London is work, he states, then ponders for a moment.  You know, in London, I think people have become, sort of, slightly mad. Because of the way society has been developed. I think they’ve gone slightly off their heads – in vast numbers, actually – and it’s all because they have no time to know about being alone within the vastness of nature. They have no chance to know that, and without it… The balance is within the human soul itself, which requires a controlling element by the reasoning human, who has that ability. It’s very easy for the human mind to go off course, but ‘Our fates, dear Brutus, lie not within our stars, it is within ourselves that we are underlings’. (Cassius, Julius Caesar)

Now we approach ‘the craft’. As an actor you get to learn whole swathes of Shakespeare which for some curious reason stick in your brains. It’s the equivalent of a violinist having a violin which they pick up all the time and practice with; it‘s your practice instrument. When did he pick up acting as a vocation? The monkey on your back? Oh, at about twenty-four; quite late in life, really. If you’re in front of an audience that isn’t particularly interested in the play or you or anything else about it but you know you’ve got them held by whatever it is you’re doing or saying – or conveying, that is the monkey. It’s not like a drug or anything, you just think, well I perhaps begin to know how to do this stuff. I suppose I always used to think that it was, in a funny way and especially with the theatre, a form of dual education – for the audience and also for the player, because it’s a communication. If the theatre is striving to be an art, that is a valuable function.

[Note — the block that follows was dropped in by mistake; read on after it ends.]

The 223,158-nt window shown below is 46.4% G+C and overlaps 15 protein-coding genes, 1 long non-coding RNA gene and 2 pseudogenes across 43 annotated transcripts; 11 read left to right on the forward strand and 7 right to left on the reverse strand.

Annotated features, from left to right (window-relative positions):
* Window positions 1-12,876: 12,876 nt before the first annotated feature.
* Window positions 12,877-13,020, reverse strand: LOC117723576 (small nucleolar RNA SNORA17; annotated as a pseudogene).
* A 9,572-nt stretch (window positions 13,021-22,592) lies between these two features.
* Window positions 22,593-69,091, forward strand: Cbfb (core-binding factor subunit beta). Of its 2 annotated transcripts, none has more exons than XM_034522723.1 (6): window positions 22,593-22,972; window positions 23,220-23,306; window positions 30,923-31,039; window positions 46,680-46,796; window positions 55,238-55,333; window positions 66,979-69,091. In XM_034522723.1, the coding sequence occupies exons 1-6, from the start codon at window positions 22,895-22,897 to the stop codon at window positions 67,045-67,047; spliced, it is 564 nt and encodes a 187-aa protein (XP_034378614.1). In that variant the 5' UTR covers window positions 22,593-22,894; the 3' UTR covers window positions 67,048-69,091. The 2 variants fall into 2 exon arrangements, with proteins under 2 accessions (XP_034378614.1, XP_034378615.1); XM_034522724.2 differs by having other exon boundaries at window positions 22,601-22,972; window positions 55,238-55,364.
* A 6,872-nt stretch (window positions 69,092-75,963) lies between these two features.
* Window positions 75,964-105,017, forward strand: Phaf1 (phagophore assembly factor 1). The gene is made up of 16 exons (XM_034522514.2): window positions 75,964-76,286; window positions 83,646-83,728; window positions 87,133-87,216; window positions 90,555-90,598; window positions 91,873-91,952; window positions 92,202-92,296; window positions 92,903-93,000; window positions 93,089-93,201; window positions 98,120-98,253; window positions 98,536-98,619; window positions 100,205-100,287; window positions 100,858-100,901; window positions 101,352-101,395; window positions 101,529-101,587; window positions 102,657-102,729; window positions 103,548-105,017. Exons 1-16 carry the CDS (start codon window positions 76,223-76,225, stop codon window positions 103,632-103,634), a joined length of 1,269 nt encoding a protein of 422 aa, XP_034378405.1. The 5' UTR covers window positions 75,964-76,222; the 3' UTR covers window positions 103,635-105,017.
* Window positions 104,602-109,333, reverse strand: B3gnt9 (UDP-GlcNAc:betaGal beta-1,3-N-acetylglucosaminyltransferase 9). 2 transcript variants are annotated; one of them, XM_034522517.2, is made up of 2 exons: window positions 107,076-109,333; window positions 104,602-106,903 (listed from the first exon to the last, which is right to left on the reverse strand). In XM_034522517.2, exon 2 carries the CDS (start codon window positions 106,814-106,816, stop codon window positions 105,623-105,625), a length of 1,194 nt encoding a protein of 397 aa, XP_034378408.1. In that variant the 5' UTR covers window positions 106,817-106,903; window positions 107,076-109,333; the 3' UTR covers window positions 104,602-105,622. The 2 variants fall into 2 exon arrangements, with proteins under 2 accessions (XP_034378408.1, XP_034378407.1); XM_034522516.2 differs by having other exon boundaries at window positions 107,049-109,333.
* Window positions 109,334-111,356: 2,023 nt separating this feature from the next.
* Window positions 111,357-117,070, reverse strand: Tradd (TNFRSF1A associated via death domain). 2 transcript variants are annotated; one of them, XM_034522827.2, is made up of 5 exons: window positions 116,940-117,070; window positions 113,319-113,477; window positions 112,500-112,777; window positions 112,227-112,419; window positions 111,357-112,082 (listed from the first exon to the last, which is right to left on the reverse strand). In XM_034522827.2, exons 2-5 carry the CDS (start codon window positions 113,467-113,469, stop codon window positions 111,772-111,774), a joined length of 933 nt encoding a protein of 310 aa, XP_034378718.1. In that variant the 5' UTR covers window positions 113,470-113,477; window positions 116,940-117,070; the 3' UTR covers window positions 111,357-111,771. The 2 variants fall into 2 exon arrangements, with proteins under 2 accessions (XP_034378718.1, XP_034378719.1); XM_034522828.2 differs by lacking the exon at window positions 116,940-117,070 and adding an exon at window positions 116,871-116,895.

I believe in expression, he says with feeling. Without communicative expression – you’re stitched. And the more it is developed in the human the happier he becomes, because relating to ideas and other human beings becomes so much easier. I’d teach English to children big-time if I were in charge of schools, teach their own language to them, not the new-fangled rubbish of advertisements and that sort of rot.

Communication and empathy underpin what he sees as the true value of the performing arts. Within two hours, a good playwright will take you through the lives of perhaps five or six people, just by the skill of playwriting, and you’ll come away feeling you know a lot about the truth of people’s lives. That’s the point of the theatre, to take the audience away from its own thoughts and kind of redirect it back again.

There’s a lovely story that Fred Zinnermann told me, Fred was the director of Day of The Jackal – a marvellous director – and he gave Marlon Brando his first job in a film called The Men (1950) as a soldier who became paraplegic. At the end (of filming) the real paraplegics, who were also in the film, seeing Brando act, said to Fred – ‘How did you find a paraplegic who could act so well?’ Now that, to me, is acting

If you think of the really fine films, say Great Expectations, the actors are in that for a start, but Lean manages to make them jump out of the screen at you. That’s a combination of the director and the actors… So, who are his favourite directors? Fred, definitely (Fed Zinnermann, Day of the Jackal), and Jo Losey (Joseph Losey, A Doll’s House), and I‘ve worked with other wonderful directors like Guy Hamilton (Battle of Britain, Force 10 From Naverone).

What of The Battle of Britain? A lot of good people in it. Precisely the laconic reply you’d expect from Pilot Officer Archie.  It was a big number. Technologically ahead of its time. They made early use of what is now called the blue-screen technique. There weren’t that many Spitfires or Messerschmitt’s flying around so they had to be multiplied for the film. This was a brilliant invention, done in British film studio laboratories, to create the effect of multiple aeroplanes… He speaks affectionately of the WWII pilots who coached the cast, especially his advisor, a dear fellow called Ginger Lacey (Squadron Leader James Harry ‘Ginger’ Lacey DFM & Bar), a very brave air ace… he was with the squadron that I was in. Yet it never occurred he was a part of film history.

It was a time when films like that were being made over here. It didn’t change my life at all. It was very nice that it seemed to come on for the watching public – it sounds a bit trite but it’s true, it’s the audience that matters. People still come up to me today and say they really liked Day of The Jackal (1973), and that was a long time ago. When people say that, I think, well…

It was marvellous to be able to do it.